UK weekly edition, Wednesday, July 18, 2007
Drinking two types of beer in one glass may not be as popular as an alcoholic fusion of spirits, but there is one beer combination that stands out.
A novelty of sorts in bars round the globe, a Black and Tan beer can be a nice change from the monotonous basic pint of beer.
The drink’s name comes from its two-toned color — a golden ale or lager at the bottom half with a dark stout carefully filled on top to avoid disruption in the colors.
Some Web sites call the double-layered drink, also known as a half-and-half, an American fixation and say that bars in Ireland usually pour both beers together.
The origin of the Black and Tan name comes from a political reference to the black and khaki military uniforms worn by a British special auxiliary force, which was brought into Ireland to smother an uprising from Irish nationalists in 1920, according to the BBC Web site.
The British government sent more than 8,000 Black and Tan troops, who attacked the Irish Republican Army — as well as innocent civilians.
In what was considered their most infamous attack, the Black and Tans killed 12 people in November 1920 when they opened fire on a crowd gathered for a football match in Dublin, according to www.historylearningsite.co.uk.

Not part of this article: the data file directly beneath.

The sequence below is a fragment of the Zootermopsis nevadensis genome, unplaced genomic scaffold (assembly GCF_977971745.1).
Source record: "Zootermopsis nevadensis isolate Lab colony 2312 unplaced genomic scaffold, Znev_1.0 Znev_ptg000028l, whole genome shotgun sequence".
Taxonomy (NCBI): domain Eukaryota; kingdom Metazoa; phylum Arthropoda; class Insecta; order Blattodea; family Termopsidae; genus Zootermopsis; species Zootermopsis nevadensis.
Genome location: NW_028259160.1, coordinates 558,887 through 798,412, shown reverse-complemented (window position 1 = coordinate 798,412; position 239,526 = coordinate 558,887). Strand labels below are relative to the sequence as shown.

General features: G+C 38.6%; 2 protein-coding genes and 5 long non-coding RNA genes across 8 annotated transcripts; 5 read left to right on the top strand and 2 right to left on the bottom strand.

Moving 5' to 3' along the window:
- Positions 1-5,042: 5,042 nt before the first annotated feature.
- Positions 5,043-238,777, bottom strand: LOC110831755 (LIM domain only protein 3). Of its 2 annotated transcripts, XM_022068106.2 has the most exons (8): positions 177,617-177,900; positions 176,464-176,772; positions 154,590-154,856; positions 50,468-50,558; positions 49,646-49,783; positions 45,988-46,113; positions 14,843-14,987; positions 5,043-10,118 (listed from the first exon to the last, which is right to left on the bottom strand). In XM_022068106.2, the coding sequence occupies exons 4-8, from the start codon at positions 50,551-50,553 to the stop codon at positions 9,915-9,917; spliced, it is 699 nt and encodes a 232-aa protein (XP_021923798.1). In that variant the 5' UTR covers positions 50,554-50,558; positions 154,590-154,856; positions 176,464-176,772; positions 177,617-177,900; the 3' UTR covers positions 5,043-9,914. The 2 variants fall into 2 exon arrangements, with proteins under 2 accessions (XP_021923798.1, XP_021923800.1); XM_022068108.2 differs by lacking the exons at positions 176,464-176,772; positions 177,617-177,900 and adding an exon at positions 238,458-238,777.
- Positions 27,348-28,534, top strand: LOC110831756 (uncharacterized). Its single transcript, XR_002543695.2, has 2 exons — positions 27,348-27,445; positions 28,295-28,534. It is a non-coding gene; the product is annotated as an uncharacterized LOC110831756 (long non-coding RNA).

The shooting was in retaliation for the murder of 14 undercover detectives by the IRA, the Web site said.
The Black and Tan troops also destroyed creameries as a way to economically punish those helping the IRA, the Web site added.
As a result of the troops’ actions, controversy still looms over the Black and Tan name.
Ice cream moguls Ben & Jerry’s even apologized for calling a new flavor “Black and Tan” last year after it received complaints, according to news reports.
On the other hand, the Oxford English Dictionary also defines black and tan as a breed of terrier with a black back and tan markings on its body.
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